Summary. Safety concerns combined with the greatly increased costs and difficulties of maintaining the blood supply are major considerations for transfusion services. Previous local surveys demonstrated that hospital blood use at our hospital could be improved. Excessive cross-matching, unnecessary transfusion and high return rates of unused blood were commonplace.
Transfusion practice was audited over a 3-month period. An education package with guidelines for transfusion was delivered to all clinician groups within the hospital, over the following 9 months. The audit was repeated exactly 1 year later at the same time period.
During the second audit, inpatient hospital numbers increased by 1·02% (from n = 7262 to n = 7336) but no differences in length of stay, cardiovascular morbidity or mortality were demonstrated. Twenty percent (n = 254, 2002; n = 316, 2001) fewer patients received blood, and the number of red cell packs used reduced by 19% (from n = 1093 to n = 880). Total number of patients transfused reduced from 4·4% to 3·5% which, as an absolute difference, is a reduction of 0·9% (CI 0·3–1·5, P = 0·006). The audit, guideline and education package had a major impact on red cell use within the hospital with no adverse effects.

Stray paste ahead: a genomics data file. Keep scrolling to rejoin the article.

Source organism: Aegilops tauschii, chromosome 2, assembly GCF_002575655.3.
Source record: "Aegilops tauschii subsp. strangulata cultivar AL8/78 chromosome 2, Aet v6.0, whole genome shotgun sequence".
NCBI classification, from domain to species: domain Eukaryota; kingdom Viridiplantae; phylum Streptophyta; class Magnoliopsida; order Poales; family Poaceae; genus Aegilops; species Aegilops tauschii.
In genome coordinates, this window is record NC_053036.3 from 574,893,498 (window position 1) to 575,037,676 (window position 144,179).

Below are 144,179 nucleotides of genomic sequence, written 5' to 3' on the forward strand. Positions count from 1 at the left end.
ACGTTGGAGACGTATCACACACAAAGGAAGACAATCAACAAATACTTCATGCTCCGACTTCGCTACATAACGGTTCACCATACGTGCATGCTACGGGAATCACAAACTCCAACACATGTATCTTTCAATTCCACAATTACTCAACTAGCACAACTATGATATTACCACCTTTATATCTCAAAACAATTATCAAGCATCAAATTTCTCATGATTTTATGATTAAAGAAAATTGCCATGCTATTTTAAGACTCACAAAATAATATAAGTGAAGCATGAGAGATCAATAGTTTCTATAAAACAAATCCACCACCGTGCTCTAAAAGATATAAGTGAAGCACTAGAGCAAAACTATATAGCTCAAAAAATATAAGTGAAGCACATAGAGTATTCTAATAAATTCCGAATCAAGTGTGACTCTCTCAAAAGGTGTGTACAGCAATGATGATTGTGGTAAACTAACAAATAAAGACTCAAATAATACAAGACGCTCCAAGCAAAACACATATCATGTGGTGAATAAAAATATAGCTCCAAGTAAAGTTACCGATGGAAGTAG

Blood use can be improved by the implementation of a suitable education package and guideline. If it is possible to replicate the results of this education programme nationwide, the effect on blood use, with subsequent savings and enhanced patient safety could be significant.